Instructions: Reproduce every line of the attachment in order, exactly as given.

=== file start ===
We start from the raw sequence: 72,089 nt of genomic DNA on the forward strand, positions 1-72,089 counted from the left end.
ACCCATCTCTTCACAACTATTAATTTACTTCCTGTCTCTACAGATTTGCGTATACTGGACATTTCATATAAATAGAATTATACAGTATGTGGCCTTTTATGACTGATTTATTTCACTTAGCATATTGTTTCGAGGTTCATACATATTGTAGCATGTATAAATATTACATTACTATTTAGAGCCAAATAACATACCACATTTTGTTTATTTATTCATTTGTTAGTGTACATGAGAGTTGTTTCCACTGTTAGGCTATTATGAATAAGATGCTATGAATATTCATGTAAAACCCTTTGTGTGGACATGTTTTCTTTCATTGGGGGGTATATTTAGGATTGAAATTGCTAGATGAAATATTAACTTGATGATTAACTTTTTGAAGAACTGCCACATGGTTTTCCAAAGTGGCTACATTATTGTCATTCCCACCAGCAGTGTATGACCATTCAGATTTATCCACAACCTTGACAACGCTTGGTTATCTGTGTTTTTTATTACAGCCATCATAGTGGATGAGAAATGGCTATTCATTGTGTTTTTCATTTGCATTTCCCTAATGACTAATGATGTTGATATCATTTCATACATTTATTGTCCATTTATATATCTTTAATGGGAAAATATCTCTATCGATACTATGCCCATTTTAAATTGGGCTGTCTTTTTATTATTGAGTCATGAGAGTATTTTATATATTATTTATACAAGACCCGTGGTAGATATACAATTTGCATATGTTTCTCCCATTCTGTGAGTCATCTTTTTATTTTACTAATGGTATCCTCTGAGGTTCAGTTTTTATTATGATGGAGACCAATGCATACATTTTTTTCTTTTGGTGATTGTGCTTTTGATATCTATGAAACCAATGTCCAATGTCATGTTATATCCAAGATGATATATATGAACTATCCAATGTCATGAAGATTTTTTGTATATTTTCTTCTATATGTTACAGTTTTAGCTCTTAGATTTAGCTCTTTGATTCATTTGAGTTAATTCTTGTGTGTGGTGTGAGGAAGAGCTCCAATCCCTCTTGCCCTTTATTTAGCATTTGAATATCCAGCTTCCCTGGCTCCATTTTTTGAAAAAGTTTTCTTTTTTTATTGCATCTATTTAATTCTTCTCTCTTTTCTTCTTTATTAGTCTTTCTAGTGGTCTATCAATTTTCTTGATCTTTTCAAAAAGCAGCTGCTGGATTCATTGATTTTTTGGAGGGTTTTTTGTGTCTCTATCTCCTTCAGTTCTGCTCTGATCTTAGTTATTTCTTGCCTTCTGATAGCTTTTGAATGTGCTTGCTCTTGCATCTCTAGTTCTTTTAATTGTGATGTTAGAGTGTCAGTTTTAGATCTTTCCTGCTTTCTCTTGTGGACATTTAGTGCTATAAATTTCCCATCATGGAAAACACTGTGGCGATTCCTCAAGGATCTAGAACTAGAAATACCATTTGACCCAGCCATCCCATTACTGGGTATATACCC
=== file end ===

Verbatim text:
We start from the raw sequence: 72,089 nt of genomic DNA on the forward strand, positions 1-72,089 counted from the left end.
ACCCATCTCTTCACAACTATTAATTTACTTCCTGTCTCTACAGATTTGCGTATACTGGACATTTCATATAAATAGAATTATACAGTATGTGGCCTTTTATGACTGATTTATTTCACTTAGCATATTGTTTCGAGGTTCATACATATTGTAGCATGTATAAATATTACATTACTATTTAGAGCCAAATAACATACCACATTTTGTTTATTTATTCATTTGTTAGTGTACATGAGAGTTGTTTCCACTGTTAGGCTATTATGAATAAGATGCTATGAATATTCATGTAAAACCCTTTGTGTGGACATGTTTTCTTTCATTGGGGGGTATATTTAGGATTGAAATTGCTAGATGAAATATTAACTTGATGATTAACTTTTTGAAGAACTGCCACATGGTTTTCCAAAGTGGCTACATTATTGTCATTCCCACCAGCAGTGTATGACCATTCAGATTTATCCACAACCTTGACAACGCTTGGTTATCTGTGTTTTTTATTACAGCCATCATAGTGGATGAGAAATGGCTATTCATTGTGTTTTTCATTTGCATTTCCCTAATGACTAATGATGTTGATATCATTTCATACATTTATTGTCCATTTATATATCTTTAATGGGAAAATATCTCTATCGATACTATGCCCATTTTAAATTGGGCTGTCTTTTTATTATTGAGTCATGAGAGTATTTTATATATTATTTATACAAGACCCGTGGTAGATATACAATTTGCATATGTTTCTCCCATTCTGTGAGTCATCTTTTTATTTTACTAATGGTATCCTCTGAGGTTCAGTTTTTATTATGATGGAGACCAATGCATACATTTTTTTCTTTTGGTGATTGTGCTTTTGATATCTATGAAACCAATGTCCAATGTCATGTTATATCCAAGATGATATATATGAACTATCCAATGTCATGAAGATTTTTTGTATATTTTCTTCTATATGTTACAGTTTTAGCTCTTAGATTTAGCTCTTTGATTCATTTGAGTTAATTCTTGTGTGTGGTGTGAGGAAGAGCTCCAATCCCTCTTGCCCTTTATTTAGCATTTGAATATCCAGCTTCCCTGGCTCCATTTTTTGAAAAAGTTTTCTTTTTTTATTGCATCTATTTAATTCTTCTCTCTTTTCTTCTTTATTAGTCTTTCTAGTGGTCTATCAATTTTCTTGATCTTTTCAAAAAGCAGCTGCTGGATTCATTGATTTTTTGGAGGGTTTTTTGTGTCTCTATCTCCTTCAGTTCTGCTCTGATCTTAGTTATTTCTTGCCTTCTGATAGCTTTTGAATGTGCTTGCTCTTGCATCTCTAGTTCTTTTAATTGTGATGTTAGAGTGTCAGTTTTAGATCTTTCCTGCTTTCTCTTGTGGACATTTAGTGCTATAAATTTCCCATCATGGAAAACACTGTGGCGATTCCTCAAGGATCTAGAACTAGAAATACCATTTGACCCAGCCATCCCATTACTGGGTATATACCC